Even going into Wednesday, 102 losses into the season, there were boxes in the “Ways to lose” list we hadn’t seen these Orioles yet check off.
Well, one of those ways became Loss No. 103.
The Orioles were cruising, comfortably ahead of the Toronto Blue Jays through eight-and-a-half innings. And then Miguel Castro, picking an awful time to look like he did in the first two months of the season, gave up a go-ahead Randal Grichuk grand slam en route to a six-run ninth that sent the Orioles down to Toronto, 11-10.
It was a stunning, shocking collapse. And at the same time, oh so predictable.
After all, these are the 2019 Orioles, and victory is never assured. Not even when the lead is 9-5 with one out in the ninth. There’s still time for everything to go wrong.
Wednesday was another example, perhaps the most dumbfounding one yet. And a seemingly rehabilitated reliever was right in the middle.
Castro, who had an 8.59 ERA for the month of April and a 6.84 mark over the first two months, had turned into one of the team’s most dependable arms. His ERA over August and September was 1.89. It was zero - ZERO! - through seven September appearances. And he had a .048 batting average against in those seven games. So it makes sense that, with the Orioles needing to close out a 9-5 win, he was Brandon Hyde’s man.
Welp, so much for those numbers. Poof. Gone.
I suppose you’ll want to know those details. Rowdy Tellez drew a walk on a 3-2 pitch. No problem. Richard Urena dropped a single to center. Okay, fine. Billy McKinney walked on four pitches, and after Bo Bichette struck out, Cavan Biggio singled to right to score Tellez. Concern rising.
Up came Grichuk, and up went the count, to 3-1. Castro’s pitch tailed in to the inside third of the plate. Grichuk didn’t miss it. Gone, way gone, to left field. Jays ahead, 10-9.
I’m serious. And after all of that, the Jays did some more damage, making it 11-9 when Vladimir Guerrero Jr. reached on a two-base error and Reese McGuire doubled in pinch-runner Jonathan Davis.
That run ended up being huge. Austin Hays (3-for-5) led off the bottom of the ninth with a bunt single, pinch-hitter Mark Trumbo drew a walk, and after Pedro Severino flew to the warning track in left field (mere feet away from landing in the stands for a walk-off home run), D.J. Stewart (3-for-4) ripped a ball off the right field wall for a double, scoring Hays and sending pinch-runner Hanser Alberto to third.
It was as close as the O’s got. The table was set for a comeback win but Baltimore never got the last hit it needed, as Jonathan Villar (3-for-6) flew to shallow left and Trey Mancini grounded to second to end the threat and the game.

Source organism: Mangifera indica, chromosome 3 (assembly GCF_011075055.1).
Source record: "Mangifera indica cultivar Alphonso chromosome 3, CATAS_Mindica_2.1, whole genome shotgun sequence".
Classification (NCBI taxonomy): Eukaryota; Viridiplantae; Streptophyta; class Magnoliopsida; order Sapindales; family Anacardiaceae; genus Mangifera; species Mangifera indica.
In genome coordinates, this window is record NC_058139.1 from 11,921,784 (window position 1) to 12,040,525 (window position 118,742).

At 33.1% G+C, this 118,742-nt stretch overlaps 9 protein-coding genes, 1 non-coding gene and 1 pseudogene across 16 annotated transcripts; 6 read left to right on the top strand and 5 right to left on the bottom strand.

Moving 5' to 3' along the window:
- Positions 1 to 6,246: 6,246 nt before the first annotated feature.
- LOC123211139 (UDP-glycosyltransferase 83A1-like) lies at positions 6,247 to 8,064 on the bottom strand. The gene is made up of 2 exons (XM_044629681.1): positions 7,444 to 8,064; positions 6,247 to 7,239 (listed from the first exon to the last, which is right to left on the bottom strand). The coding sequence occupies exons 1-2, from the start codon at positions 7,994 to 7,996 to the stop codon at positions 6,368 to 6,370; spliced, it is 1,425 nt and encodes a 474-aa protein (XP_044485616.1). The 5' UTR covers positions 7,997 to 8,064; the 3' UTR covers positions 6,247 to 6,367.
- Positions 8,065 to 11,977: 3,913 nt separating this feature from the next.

So that was the ninth. Which was too bad, because the first eight innings were all Orioles.
The O’s bats were hot from the first inning, as Villar was robbed of a home run leading off the frame and Anthony Santander (line drive to right), Rio Ruiz (double into the left-center field gap) and Hays (down the third-base line) hit consecutive doubles to make it 2-0 Birds.
Toronto inched closer on a Bo Bichette single in the second, but the Orioles picked up where they left off in the bottom half. Stewart singled with one out and then went to third on Villar’s single to left one out later. Mancini then drilled a Clay Buchholz pitch into the right-field corner for his 34th double of the season, scoring both Stewart and Villar for a 4-1 advantage.
It went to 7-1 as the Orioles got homer-happy in the fourth. Villar smoked a pitch to right field for the home run he was denied in the first inning, and Mancini followed by lacing a single to left. Buchholz then hung a changeup to Santander, and the outfielder responded by crushing it 418 feet to right field for a 7-1 lead.
Game over, right?
After both teams threatened in the fifth (Dylan Bundy got out of a second-and-third jam, while Thomas Pannone fanned Villar to leave the bases loaded for the O’s), Toronto moved closer in the seventh. Shawn Armstrong, pitching like he owed the Jays a favor, gave up a single to Guerrero (which, granted, was misplayed by Hays) and a walk to McGuire before tossing a meatball to Teoscar Hernandez that he deposited into the Orioles bullpen to make it 7-5.
Still, even after Toronto continued threatening, it wasn’t too bad since Paul Fry got Biggio to fly out to center. And then it really seemed fine, since Stewart knocked in Hays (who had reached on an error) with a sacrifice fly in the seventh and Mancini scored Villar (who had doubled to right) with another sac fly in the eighth.
Now the score was 9-5, and all the Orioles had to do was get three outs before they gave up four runs.
Game over, right?